I know it’s my own research, and it’s weird for me to report on it, but hell… it’s my blog, I’ll do what I want.
The latest Chitika Research study to come out – from me – shows that iOS 4 continues to make big strides in the iPhone world. Not surprising, really – I reported earlier in the summer that after just one month in the market, iOS 4 had already snatched up 50% of all iOS devices. It’s a big upgrade. I’ve got it now on my iPhone 3GS and iPad (yeah, I have a friend with a developer account, so I get the operating systems early… be jealous of my awesome multitasking, folder-making iPad with a unified inbox).
It’s interesting, too, to know that despite iOS upgrades being a manual install, iPhone owners are taking the initiative and doing them. In comparison, Android updates are performed over the air automatically, but their newest OS – Android 2.2 Froyo – is only appearing on 43% of Android devices coming through Chitika.
This illustrates the difference in mobile strategies between Apple and Google. Apple, obviously, wants to create a Disneyland sort of experience, with every ride (read: app) and every interaction controlled, overseen, and quality assured by Apple. Thus, Apple provides one handset (per year), and one carrier. All apps are approved by the App Store, which allows no nudity, sexual innuendo, or political cartoons (I kid).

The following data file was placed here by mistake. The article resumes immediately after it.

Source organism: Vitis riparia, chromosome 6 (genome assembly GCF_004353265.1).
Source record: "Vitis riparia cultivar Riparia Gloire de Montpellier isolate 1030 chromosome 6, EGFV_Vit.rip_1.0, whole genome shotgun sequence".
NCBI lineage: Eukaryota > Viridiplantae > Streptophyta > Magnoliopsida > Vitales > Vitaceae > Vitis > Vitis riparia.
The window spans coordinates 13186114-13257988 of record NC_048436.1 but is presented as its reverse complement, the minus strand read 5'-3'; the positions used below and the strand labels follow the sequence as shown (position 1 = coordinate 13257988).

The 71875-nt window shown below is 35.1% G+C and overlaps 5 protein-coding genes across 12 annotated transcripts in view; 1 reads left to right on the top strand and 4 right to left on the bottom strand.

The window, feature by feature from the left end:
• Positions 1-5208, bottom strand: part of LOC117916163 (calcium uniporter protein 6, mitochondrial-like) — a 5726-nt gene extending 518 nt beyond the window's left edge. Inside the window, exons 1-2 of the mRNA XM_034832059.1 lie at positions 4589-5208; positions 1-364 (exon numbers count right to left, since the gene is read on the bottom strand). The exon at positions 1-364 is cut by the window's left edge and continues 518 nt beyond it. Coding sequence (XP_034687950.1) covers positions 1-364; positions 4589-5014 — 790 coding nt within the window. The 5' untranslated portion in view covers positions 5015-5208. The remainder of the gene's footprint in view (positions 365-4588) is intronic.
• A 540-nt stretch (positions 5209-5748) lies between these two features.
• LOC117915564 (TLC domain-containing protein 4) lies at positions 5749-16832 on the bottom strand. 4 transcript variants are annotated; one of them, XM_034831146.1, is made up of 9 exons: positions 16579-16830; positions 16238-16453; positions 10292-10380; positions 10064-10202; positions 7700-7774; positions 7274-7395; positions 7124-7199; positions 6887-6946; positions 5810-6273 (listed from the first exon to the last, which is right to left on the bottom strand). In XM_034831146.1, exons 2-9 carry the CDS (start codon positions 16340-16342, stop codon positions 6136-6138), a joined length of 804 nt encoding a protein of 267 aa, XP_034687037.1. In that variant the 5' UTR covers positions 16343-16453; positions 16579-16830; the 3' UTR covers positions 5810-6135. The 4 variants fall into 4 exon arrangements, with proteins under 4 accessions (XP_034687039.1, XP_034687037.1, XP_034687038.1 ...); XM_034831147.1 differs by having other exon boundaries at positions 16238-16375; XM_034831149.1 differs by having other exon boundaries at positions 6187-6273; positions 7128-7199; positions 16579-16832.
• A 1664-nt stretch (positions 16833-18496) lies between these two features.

Google, on the other hand, is all about the open. Every handset running Android has its own unique variant of the operating system, which is a big part of the reason new versions take so long to proliferate. Sure, Froyo is done and ready to go, but everyone involved with an Android phone has input on it – just to update, say, the HTC Desire, it’s a project. HTC puts their own spin on Android, which must be ready and updated for a new OS structure. Then either Verizon or AT&T has to sign off, adding their own little quirks and software skins to brand the phone to themselves.
In the end, Android users have some good and some bad. The good is that their phone is open; they can install any app, they can get into the source code and screw around, and they can pick carriers besides AT&T (not a part of the “open” mentality, but I’m kind of sick of AT&T… Free my iPhone!). On the other hand, everything that’s involved in their operating system must be updated by a dozen third-party engineering groups before their particular handset is ready to update. Apple users can just pop their phone into iTunes the second a new OS is released, click “update”, and voila – they have the newest version of iOS.
Unless they’ve got an iPhone 3G, of course… then they just have a brick.